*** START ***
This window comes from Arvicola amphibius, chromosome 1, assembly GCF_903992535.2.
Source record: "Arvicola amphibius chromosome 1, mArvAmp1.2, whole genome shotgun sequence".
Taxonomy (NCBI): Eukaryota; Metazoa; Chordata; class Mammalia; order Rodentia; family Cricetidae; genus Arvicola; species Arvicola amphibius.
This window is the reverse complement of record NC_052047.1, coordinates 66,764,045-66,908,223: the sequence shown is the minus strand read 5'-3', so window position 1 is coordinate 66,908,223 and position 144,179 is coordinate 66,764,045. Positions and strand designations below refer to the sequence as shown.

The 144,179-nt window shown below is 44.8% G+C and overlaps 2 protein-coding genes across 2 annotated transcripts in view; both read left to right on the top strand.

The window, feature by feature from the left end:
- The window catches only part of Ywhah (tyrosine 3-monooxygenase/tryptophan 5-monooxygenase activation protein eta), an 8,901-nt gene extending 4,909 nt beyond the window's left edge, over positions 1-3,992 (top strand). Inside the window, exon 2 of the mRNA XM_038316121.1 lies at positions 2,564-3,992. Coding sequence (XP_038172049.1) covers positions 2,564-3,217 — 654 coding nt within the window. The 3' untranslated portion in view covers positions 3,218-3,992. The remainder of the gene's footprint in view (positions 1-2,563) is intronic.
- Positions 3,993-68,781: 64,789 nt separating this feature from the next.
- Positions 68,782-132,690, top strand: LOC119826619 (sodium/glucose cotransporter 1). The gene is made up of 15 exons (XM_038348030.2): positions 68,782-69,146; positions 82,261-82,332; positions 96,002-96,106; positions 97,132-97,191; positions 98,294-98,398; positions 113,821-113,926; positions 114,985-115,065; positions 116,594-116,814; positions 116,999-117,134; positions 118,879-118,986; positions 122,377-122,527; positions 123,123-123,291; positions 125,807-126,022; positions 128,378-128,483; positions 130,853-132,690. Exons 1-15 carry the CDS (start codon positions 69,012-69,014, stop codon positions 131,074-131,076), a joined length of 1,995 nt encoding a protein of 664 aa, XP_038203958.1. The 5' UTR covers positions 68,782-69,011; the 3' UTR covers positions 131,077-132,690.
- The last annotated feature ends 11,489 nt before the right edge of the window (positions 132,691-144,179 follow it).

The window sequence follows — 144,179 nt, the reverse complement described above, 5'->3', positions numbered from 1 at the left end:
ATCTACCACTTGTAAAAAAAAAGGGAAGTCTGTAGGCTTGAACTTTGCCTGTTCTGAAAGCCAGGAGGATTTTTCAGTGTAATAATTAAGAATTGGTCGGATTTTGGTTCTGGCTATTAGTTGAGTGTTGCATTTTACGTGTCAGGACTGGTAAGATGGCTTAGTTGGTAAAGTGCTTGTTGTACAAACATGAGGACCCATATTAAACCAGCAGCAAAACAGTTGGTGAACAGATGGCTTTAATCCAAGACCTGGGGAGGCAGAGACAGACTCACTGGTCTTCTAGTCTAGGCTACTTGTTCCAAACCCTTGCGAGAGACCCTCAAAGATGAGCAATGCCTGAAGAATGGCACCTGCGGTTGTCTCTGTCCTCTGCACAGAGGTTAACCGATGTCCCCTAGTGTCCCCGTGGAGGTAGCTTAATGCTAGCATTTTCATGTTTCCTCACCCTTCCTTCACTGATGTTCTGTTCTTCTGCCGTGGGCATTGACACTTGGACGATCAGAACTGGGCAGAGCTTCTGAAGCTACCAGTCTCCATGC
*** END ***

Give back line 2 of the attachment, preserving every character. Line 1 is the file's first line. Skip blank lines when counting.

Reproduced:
Source record: "Arvicola amphibius chromosome 1, mArvAmp1.2, whole genome shotgun sequence".